esteem for each other. They have particular Just at this juncture the mother came down to places appointed for their meetings; in which one the beach, to know the cause of her daughters shows his cockle-shell, and is praised by all the delay; they told her every circumstance, describ- society; another produces his powder, makes some ing the monster they had caught. The old lady experiments that result in nothing, and comes off was one of the most discreet women in the world; with admiration and applause: a third comes out she was called the black-eyed princess, from two with the important discovery of some new process black eyes she had received in her youth, being a in the skeleton of a mole, and is set down as the little addicted to boxing in her liquor. “Alas, my accurate and sensible; while one, still more fortachildren," cries she, "what have you done? the nate than the rest, by pickling, potting, and prefish you caught was a man-fish; one of the most serving monsters, rises into unbounded reputation. tame domestic animals in the world. We could The labours of such men, instead of being calhave let him run and play about the garden, and culated to amuse the public, are laid out only in he would have been twenty times more entertain- diverting each other. The world becomes very ing than our squirrel or monkey."
."_"If that be little the better or the wiser, for knowing what is all,” says the young coquette, “we will fish for the peculiar food of an insect, that is itself the him again. If that be all, I'll hold three tooth- food of another, which in its turn is eaten by a picks to one pound of snuff, I catch him when-third; but there are men who have studied them ever I please." Accordingly they threw in their selves into a habit of investigating and admiring line once more, but with all their gilding, and such minutiæ. To these such subjects are pleasing, paddling, and assiduity, they could never after catch as there are some who contentedly spend whole the diver. In this state of solitude and disappoint-days in endeavouring to solve enigmas, or disenment, they continued for many years, still fishing, tangle the puzzling sticks of children. but without success; till at last the Genius of But of all the learned, those who pretend to inthe place, in pity to their distresses, changed the vestigate remote antiquity have least to plead in prude into a shrimp, and the coquette into an their own defence, when they carry this passion to oyster. Adieu.
a faulty excess. They are generally found to supply by conjecture the want of record, and then by
perseverance are wrought up into a confidence of LETTER LXXXIX
the truth of opinions, which even to themselves at first appeared founded only in imagination.
The Europeans have heard much of the kingdom I am amused, my dear Fum, with the labours of of China : its politeness, arts, commerce, laws, and some of the learned here. One shall write you a morals, are, however, but very imperfectly known whole folio on the dissection of a caterpillar. among them. They have even now in their Indian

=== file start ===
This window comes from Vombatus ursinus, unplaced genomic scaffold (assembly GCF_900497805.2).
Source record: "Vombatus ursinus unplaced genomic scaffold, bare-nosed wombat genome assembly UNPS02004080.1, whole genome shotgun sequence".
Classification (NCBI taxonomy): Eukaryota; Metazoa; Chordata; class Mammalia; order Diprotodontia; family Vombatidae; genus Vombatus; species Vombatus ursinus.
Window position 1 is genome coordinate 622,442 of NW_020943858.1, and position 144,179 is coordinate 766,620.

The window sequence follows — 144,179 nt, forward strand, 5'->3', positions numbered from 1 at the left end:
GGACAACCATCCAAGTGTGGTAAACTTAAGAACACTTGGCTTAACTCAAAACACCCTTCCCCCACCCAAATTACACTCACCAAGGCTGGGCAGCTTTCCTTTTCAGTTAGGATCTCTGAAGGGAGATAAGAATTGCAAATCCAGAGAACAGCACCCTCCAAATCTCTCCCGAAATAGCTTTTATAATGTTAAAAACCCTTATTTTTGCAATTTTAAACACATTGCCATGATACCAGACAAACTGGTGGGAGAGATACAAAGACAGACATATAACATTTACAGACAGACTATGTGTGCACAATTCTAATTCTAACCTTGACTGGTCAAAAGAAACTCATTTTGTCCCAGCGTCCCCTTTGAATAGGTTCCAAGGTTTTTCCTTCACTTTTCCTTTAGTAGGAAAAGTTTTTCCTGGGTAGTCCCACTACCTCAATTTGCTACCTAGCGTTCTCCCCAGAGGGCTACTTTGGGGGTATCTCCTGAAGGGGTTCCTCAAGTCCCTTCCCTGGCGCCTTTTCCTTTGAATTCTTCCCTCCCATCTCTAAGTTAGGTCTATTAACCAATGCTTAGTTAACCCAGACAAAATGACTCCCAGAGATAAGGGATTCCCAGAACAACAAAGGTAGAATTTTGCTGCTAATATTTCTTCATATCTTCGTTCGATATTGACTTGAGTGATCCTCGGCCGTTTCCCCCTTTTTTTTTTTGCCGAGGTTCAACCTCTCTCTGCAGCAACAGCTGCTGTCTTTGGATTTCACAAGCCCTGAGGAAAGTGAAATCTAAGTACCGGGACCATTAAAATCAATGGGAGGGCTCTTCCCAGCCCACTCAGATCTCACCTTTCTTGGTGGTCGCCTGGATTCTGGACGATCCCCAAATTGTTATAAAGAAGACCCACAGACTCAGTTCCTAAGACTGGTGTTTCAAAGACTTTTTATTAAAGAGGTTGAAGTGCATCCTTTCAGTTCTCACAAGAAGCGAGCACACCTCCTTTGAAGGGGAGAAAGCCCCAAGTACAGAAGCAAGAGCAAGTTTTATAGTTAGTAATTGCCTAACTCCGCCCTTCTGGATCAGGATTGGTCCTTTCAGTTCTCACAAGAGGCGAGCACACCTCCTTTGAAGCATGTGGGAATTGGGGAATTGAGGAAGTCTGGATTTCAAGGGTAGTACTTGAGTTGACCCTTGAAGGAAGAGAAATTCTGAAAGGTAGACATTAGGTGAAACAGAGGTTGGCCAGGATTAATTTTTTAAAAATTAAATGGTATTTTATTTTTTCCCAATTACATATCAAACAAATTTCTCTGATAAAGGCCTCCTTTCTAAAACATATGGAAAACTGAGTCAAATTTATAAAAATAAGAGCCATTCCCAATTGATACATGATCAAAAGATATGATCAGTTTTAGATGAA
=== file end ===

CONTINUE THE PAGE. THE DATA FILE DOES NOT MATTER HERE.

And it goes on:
From the Same.
From the Same.
warehouses numberless utensils, plants, minerals, sincrustated, it was clothed with verdure: this was a and machines, of the use of which they are entirely fine unembarrassed road for Noah to fly from his ignorant: nor can any among them even make a wicked children; he therefore did fly from them, probable guess for what they might have been de- and took a journey of two thousand miles for his signed. Yet though this people be so ignorant of own amusement: therefore Noah and Fohi are the present real state of China, the philosophers 1 the same. am describing have entered into long, learned, la- Another sect of literati, for they all pass among borious disputes about what China was two thou- the vulgar for very great scholars, assert, that the sand years ago.
China and European happiness Chinese came neither from the colony of Sesosare but little connected even at this day; but Eu-tris, nor from Noah, but are descended from Maropean happiness and China two thousand years gog, Meshec, and Tubal, and therefore neither Seago have certainly no connexion at all. However, sostris, nor Noah, nor Fohi, are the same. the learned have written on and pursued the sub- It is thus, my friend, that indolence assumes the ject through all the labyrinths of antiquity: though airs of wisdom, and while it tosses the cup and the early dews and the tainted gale be passed away, ball with infantine folly, desires the world to look though no footsteps remain to direct the doubtful on, and calls the stupid pastime philosophy and chase, yet still they run forward, open upon the learning. Adieu. uncertain scent, and though in fact they follow nothing, are earnest in the pursuit. In this chase, however, they all take different ways. One, for example, confidently assures us, that China was